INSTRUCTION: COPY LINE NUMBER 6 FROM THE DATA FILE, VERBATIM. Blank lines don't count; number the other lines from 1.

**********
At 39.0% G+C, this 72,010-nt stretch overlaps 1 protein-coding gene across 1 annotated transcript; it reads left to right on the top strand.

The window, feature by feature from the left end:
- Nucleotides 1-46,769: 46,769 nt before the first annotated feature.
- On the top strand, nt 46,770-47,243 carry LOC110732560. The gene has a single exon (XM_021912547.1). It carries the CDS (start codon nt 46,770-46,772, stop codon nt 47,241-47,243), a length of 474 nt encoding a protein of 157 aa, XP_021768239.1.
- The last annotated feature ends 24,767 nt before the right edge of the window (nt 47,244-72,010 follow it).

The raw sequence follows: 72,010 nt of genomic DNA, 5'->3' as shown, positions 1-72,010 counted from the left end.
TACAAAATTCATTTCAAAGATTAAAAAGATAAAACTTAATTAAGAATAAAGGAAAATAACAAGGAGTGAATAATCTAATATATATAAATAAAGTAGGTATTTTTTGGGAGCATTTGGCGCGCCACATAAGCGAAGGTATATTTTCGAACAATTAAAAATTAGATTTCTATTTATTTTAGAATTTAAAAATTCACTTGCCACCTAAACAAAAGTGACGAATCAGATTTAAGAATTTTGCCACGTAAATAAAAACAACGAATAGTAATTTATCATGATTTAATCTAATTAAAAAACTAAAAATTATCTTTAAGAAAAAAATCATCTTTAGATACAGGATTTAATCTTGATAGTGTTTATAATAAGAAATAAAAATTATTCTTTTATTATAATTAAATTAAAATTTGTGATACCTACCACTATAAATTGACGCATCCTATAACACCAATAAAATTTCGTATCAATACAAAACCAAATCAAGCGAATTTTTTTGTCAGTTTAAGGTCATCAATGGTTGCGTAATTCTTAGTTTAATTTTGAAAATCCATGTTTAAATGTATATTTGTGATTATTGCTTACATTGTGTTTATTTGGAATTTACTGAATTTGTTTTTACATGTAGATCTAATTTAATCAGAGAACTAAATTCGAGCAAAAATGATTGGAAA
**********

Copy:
The raw sequence follows: 72,010 nt of genomic DNA, 5'->3' as shown, positions 1-72,010 counted from the left end.